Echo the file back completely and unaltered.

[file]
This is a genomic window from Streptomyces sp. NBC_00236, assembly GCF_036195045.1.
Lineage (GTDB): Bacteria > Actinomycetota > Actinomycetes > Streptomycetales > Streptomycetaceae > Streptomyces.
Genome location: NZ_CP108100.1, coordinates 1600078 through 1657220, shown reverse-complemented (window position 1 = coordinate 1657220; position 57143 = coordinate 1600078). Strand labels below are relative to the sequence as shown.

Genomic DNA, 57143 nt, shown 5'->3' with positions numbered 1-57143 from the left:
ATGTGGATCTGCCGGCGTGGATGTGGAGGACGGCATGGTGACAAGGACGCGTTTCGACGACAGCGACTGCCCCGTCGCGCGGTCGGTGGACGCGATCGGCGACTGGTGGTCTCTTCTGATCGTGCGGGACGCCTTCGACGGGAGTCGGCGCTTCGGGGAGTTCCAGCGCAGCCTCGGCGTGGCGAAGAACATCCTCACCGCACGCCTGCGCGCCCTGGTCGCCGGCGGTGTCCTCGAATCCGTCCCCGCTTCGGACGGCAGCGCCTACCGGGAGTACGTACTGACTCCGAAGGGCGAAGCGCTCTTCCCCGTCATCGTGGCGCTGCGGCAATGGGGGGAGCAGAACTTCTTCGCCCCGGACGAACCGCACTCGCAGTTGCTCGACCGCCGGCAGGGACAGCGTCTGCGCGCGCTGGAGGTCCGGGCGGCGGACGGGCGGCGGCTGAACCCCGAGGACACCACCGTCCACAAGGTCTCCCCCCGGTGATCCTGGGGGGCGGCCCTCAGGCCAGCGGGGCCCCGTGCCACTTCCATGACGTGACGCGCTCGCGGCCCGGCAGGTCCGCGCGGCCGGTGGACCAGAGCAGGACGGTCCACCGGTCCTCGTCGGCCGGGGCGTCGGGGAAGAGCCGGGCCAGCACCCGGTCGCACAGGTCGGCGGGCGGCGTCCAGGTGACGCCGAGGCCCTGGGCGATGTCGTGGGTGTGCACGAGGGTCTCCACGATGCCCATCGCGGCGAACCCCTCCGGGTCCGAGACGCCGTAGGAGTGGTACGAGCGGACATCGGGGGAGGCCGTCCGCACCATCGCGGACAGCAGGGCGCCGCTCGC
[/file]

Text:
This is a genomic window from Streptomyces sp. NBC_00236, assembly GCF_036195045.1.
Lineage (GTDB): Bacteria > Actinomycetota > Actinomycetes > Streptomycetales > Streptomycetaceae > Streptomyces.
Genome location: NZ_CP108100.1, coordinates 1600078 through 1657220, shown reverse-complemented (window position 1 = coordinate 1657220; position 57143 = coordinate 1600078). Strand labels below are relative to the sequence as shown.

Genomic DNA, 57143 nt, shown 5'->3' with positions numbered 1-57143 from the left:
ATGTGGATCTGCCGGCGTGGATGTGGAGGACGGCATGGTGACAAGGACGCGTTTCGACGACAGCGACTGCCCCGTCGCGCGGTCGGTGGACGCGATCGGCGACTGGTGGTCTCTTCTGATCGTGCGGGACGCCTTCGACGGGAGTCGGCGCTTCGGGGAGTTCCAGCGCAGCCTCGGCGTGGCGAAGAACATCCTCACCGCACGCCTGCGCGCCCTGGTCGCCGGCGGTGTCCTCGAATCCGTCCCCGCTTCGGACGGCAGCGCCTACCGGGAGTACGTACTGACTCCGAAGGGCGAAGCGCTCTTCCCCGTCATCGTGGCGCTGCGGCAATGGGGGGAGCAGAACTTCTTCGCCCCGGACGAACCGCACTCGCAGTTGCTCGACCGCCGGCAGGGACAGCGTCTGCGCGCGCTGGAGGTCCGGGCGGCGGACGGGCGGCGGCTGAACCCCGAGGACACCACCGTCCACAAGGTCTCCCCCCGGTGATCCTGGGGGGCGGCCCTCAGGCCAGCGGGGCCCCGTGCCACTTCCATGACGTGACGCGCTCGCGGCCCGGCAGGTCCGCGCGGCCGGTGGACCAGAGCAGGACGGTCCACCGGTCCTCGTCGGCCGGGGCGTCGGGGAAGAGCCGGGCCAGCACCCGGTCGCACAGGTCGGCGGGCGGCGTCCAGGTGACGCCGAGGCCCTGGGCGATGTCGTGGGTGTGCACGAGGGTCTCCACGATGCCCATCGCGGCGAACCCCTCCGGGTCCGAGACGCCGTAGGAGTGGTACGAGCGGACATCGGGGGAGGCCGTCCGCACCATCGCGGACAGCAGGGCGCCGCTCGC